More than 150 girls and women asserted during Nassar’s sentencing hearing this month that Nassar sexually abused them under the guise of medical care in his capacity as an MSU or USA Gymnastics physician over two decades.
Nassar is in prison, but fallout from the case continues, with the NCAA saying it will look into whether the university violated any if its rules in the matter.
Michigan State and USA Gymnastics are named as defendants in a number of civil lawsuits by more than 100 accusers, some of whom accuse the institutions of concealing or improperly dismissing allegations of abuse.
Two top university officials – President Lou Anna Simon and Athletic Director Mark Hollis – said this week they were stepping down.
The Detroit News recently reported that misconduct allegations against Nassar reached at least 14 MSU representatives in the two decades before his arrest.
The university received a Title IX complaint of sexual misconduct against Nassar in 2014, but the investigation concluded that Nassar’s conduct was not of a sexual nature and he was cleared of any Title IX violations, the Detroit News reported.
Title IX is a federal law that protects people from sexual discrimination in education or other programs receiving federal aid.
USA Gymnastics and Michigan State have denied wrongdoing, and USA Gymnastics said it reported the allegations to authorities when it learned about the sexual abuse.
The university maintains that no official there believed Nassar committed sexual abuse until newspapers began reporting on the allegations in the summer of 2016. Any suggestion that it engaged in a coverup is “simply false,” a school statement asserted last week.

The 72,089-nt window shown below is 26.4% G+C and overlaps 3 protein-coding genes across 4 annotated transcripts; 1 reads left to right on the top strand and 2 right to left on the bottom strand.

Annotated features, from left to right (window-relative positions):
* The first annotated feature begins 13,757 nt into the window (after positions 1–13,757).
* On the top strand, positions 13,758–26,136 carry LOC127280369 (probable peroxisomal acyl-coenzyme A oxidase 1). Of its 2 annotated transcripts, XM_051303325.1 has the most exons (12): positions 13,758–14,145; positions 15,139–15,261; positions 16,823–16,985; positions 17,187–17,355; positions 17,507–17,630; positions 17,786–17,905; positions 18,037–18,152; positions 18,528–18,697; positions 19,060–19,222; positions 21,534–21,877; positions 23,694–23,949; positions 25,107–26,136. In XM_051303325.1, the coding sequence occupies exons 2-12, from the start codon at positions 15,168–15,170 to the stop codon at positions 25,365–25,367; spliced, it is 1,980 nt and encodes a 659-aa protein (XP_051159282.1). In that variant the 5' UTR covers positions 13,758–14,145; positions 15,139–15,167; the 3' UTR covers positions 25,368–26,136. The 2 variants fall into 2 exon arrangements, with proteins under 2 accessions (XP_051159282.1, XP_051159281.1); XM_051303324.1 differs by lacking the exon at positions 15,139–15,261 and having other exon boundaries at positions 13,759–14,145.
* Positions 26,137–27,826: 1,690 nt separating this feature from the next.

Nassar was a Michigan State sports physician from 1997 to 2016. USA Gymnastics counted him as part of its medical staff or as national team doctor through several Olympic cycles.
Three-time Olympic gold medalist Aly Raisman, who delivered a powerful speech during Nassar’s sentencing hearing, was encouraged by the news from Schuette.
“Good to see officials in Michigan taking steps with an investigation led by special prosecutor. If we are to believe in real change, USAG (USA Gymnastics) and USOC (US Olympic Committee) need to do the same,” Raisman said via Twitter.
Schuette: Victims need to know they’re being heard
Before this week, Nassar already had been sentenced to 60 years in prison for federal child pornography charges. He also has pleaded guilty to three charges of criminal sexual conduct in Eaton County, Michigan, for which he is due to be sentenced Wednesday.
Schuette’s office said last week he would conduct a “review” of what happened at Michigan State, and that details would be announced after Nassar’s final round of sentencing.
But Schuette changed course Saturday, saying it was time to reveal what his office was doing – while for the first time describing his efforts to investigate the school.
Nassar’s victims “need to know that their voices are being heard, being listened to, and being acted upon,” the attorney general said.
CNN’s Elizabeth Joseph, Eric Levenson, Laura Ly, Kevin Dotson, Steve Almasy and Phil Gast contributed to this report.